How clearly can you imagine your drawings before you draw them?
Hi! I'm a 16 year old noob who likes to draw. I've got some problems drawing from my mind. When I draw my mind is usually blank and I don't have any images in my head whatsoever, so I end up experimenting on paper which isn't really the thing I'm after. Then when I go to bed, the images start popping into my head>. Do you have the ability to capture your imagination on paper? Did it come naturally or did you have to practise it? How did you practise it and for how long? Am I driving you mad with these questions?
Waiting to get answers soon
What are you trying to draw? Put down the pencil and try to imagine what you want. Try putting it into words in your head, or try consciously to imagine what it looks like. If your doing a concept for a warrior, for example, and having problems with his costume, try to think about how his costume works, how it wraps around his body. Does his armour look like a roman legionary's? Does he have big puffy clothes? Does he have a helmet? Is it ornate with lots of detail, or is it plain and practical? Does he have a sword or an axe or a bow? Is his weapon big or small? etc....
If you're trying to create a full illustration with a beautiful scenery and multiple figures, you need to think even bigger. You might even want to pick up your pencil again and do some small thumbnail sketches. Where is this scene? Indoors? In the mountains? What's happening? Is it serene, or is it dramatic? Who's trying to do what? Who is important? How much of the action do you want to show, do you want the viewer to understand exactly what's going on, or do you want it to be sublime? Is there going to be much light, or is it night? Do you want a closeup of the people or is it a far shot? Etc, etc, etc....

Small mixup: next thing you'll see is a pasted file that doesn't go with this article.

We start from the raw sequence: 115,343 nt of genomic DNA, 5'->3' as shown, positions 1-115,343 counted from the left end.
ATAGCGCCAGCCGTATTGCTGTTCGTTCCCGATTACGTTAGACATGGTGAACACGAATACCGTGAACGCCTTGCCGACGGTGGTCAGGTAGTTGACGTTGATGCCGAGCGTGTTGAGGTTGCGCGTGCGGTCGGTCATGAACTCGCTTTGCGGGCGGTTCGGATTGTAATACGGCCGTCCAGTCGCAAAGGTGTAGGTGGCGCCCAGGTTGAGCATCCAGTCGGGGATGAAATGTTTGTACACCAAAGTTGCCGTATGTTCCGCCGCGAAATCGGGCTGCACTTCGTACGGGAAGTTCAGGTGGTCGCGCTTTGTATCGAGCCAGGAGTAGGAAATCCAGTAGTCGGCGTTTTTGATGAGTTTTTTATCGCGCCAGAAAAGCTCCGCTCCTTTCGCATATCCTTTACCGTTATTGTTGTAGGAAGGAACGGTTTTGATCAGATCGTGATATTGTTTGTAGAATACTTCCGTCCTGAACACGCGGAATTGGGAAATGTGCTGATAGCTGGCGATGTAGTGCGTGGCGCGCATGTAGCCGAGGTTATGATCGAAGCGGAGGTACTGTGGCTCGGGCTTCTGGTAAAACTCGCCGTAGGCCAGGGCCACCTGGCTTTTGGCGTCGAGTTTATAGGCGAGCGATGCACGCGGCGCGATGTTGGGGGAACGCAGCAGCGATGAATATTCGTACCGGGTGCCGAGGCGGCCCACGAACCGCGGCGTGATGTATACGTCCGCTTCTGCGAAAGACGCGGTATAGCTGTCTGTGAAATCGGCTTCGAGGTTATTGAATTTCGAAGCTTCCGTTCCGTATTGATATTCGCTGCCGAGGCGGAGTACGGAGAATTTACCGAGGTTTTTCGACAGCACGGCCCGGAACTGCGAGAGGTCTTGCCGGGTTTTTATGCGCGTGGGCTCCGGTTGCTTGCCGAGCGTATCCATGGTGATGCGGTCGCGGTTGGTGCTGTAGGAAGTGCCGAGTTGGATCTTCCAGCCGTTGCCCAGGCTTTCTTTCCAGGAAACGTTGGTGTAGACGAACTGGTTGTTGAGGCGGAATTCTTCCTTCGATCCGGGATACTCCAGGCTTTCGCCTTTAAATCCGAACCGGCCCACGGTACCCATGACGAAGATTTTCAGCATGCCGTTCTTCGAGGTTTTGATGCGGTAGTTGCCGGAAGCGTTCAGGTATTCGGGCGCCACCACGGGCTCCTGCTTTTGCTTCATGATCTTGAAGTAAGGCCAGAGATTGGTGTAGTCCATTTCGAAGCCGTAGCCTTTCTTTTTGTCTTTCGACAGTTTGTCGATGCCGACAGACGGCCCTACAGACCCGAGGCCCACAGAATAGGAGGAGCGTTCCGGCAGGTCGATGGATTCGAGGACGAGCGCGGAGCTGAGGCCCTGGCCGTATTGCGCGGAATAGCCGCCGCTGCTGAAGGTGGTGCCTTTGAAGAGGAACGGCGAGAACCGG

Draw some quick sketches. Does it work? Do you want to change something? Does the picture need more detail, or do you want to make it more plain?
And finally, if you're in bed and you get a perfectly clear image in your mind, get up and do a sketch, or write the idea down. Maybe it's a keeper.
Obtain 3 markers, 1 20% grey, 1 30% grey, 1 black
Obtain 1 pen, prismacolor will do